Archives For Business Strategy

Kegs: Lease Vs. Own

NathanCowan —  August 16, 2012 — 3 Comments

During the last few months, even years, here at Eventide we have been planning our launch as well as forecasting our trajectory for the following five or so years.

There are a few companies which specialize in the sole business of leasing kegs to breweries, with MicroStar being one of the larger. The way it works is that the brewery pays a unit price for kegs to show up when they need them at their door, the brewery then fills and packages the kegs for shipment, and, then (here is the good part), does nothing except for fill more kegs that show up at their door when they need them. This is a great concept for a brewery but only if it is cost effective. New Belgium and Fluensee did a great break down on keg logistics discussed in this white paper. So what are the costs?

Keg Leasing:

  • Cost per fill

Keg Owning:

  • Initial purchase: Kegs cost about $95 for a 1/6 and 119 for a 1/2BBL. Figure that you get about 3.5 turns per keg per year and assume that a small craft brewery is running 20,000 BBL/year production and that brings you to about 11,500 kegs (assuming all 1/2 BBL). That quantity of kegs would be a capital expense of over 1.3 million dollars.
  • Housing: You have to have those kegs on hand and that takes real estate. Cheaper industrial leasing costs around $6 SF/year and that extra space only costs you money while offering no real return.
  • Maintenance and Loss: The industry keg loss rate is between 4-6% per turn. From the analogy above that is a loss of 1,610 to 2,415 kegs per year ($191,590 to $287,385 respectively).
  • Finance: Most small businesses, especially capitally intensive ones, have to start in the hole. SBA Loan rates are around 9% which is really a good number; however, 9% of a million dollars is $90,000 per year.

The analysis shakes out to about a 10% premium to lease kegs over owning “paid for” kegs. My guess is that is probably somewhere around where the profit margin is for leasing operations and close to the additional cost a brewery would accrue by hiring someone to track their kegs.  Is short Eventide is a capitally intensive start-up and you will probably be seeing a blue star painted on the side of our kegs.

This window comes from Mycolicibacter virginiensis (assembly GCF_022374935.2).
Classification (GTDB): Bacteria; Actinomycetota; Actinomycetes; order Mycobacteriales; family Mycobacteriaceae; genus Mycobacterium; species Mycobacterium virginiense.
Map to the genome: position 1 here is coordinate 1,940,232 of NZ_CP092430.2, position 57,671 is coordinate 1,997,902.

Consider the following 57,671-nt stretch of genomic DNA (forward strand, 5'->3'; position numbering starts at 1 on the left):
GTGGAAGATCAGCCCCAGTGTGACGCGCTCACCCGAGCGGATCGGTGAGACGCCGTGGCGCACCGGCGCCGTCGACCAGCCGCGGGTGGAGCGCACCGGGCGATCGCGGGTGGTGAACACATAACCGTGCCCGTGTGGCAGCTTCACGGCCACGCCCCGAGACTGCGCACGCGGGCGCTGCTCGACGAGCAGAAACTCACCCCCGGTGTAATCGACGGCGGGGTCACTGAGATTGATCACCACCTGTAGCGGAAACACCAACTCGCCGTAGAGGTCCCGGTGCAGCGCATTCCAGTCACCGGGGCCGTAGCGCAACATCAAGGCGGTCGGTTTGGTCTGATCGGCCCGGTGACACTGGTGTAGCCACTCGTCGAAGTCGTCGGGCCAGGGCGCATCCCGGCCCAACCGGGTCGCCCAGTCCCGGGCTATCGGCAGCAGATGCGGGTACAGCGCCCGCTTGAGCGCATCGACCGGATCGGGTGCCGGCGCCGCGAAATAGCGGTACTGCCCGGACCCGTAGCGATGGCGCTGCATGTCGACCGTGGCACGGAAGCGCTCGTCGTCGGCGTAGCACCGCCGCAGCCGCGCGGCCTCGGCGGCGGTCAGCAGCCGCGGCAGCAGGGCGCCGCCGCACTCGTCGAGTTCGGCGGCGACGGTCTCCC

Just a thought,

Nathan C.





There are a lot of factors and/or constraints that go in to designing a brewery but they mostly revolve around how much beer you plan to make. That question comes in two forms: how much do you want to make now and how much do you want to make later. Note: In the brewing industry in America, beer is measured in barrels (BBL) and one barrel is equivalent to 31 gallons.

The other big factor in designing a brewery is determining when you want to become profitable. Now, you would probably think that this would fall under the same umbrella as the first question of quantity and, to a certain extent, it does, however, profitability moves largely independent of quantity in that there are ways to make large amounts of beer and no profit at all.

The driver behind these two questions comes down to a few inputs; fixed costs (e.g., equipment and rent), variable costs (e.g., raw materials, utilities, and employment), unit sales, and unit profit. As the size of the brewery increases so do your fixed cost, and brewing equipment is expensive. If your fixed costs go up you have to produce more to recoup the expenses. Producing more increases variable costs and also expands your market which may drive you to need additional packaging options which means more capital investment and more fixed costs. The positive side of this is at some point you can make enough beer to breakeven and then move in the direction of making enough to become profitable.

So, how much do you have to make to become profitable? This has been the big question for Eventide for some time and we think that we have settled on a number. We are estimating that we will start with a 30 BBL brew house and 90 BBL fermentation tanks. We plan on entering the market at 180 BBL per month production and grow that to 24,000 BBL per year before we max out the system.  At that size system we will have to make 400 BBL per month just too breakeven, so it will be a bit of a struggle for the first couple of years. But, once we build a larger market base and stabilize our cost/profit flow, things will be looking up. Way up.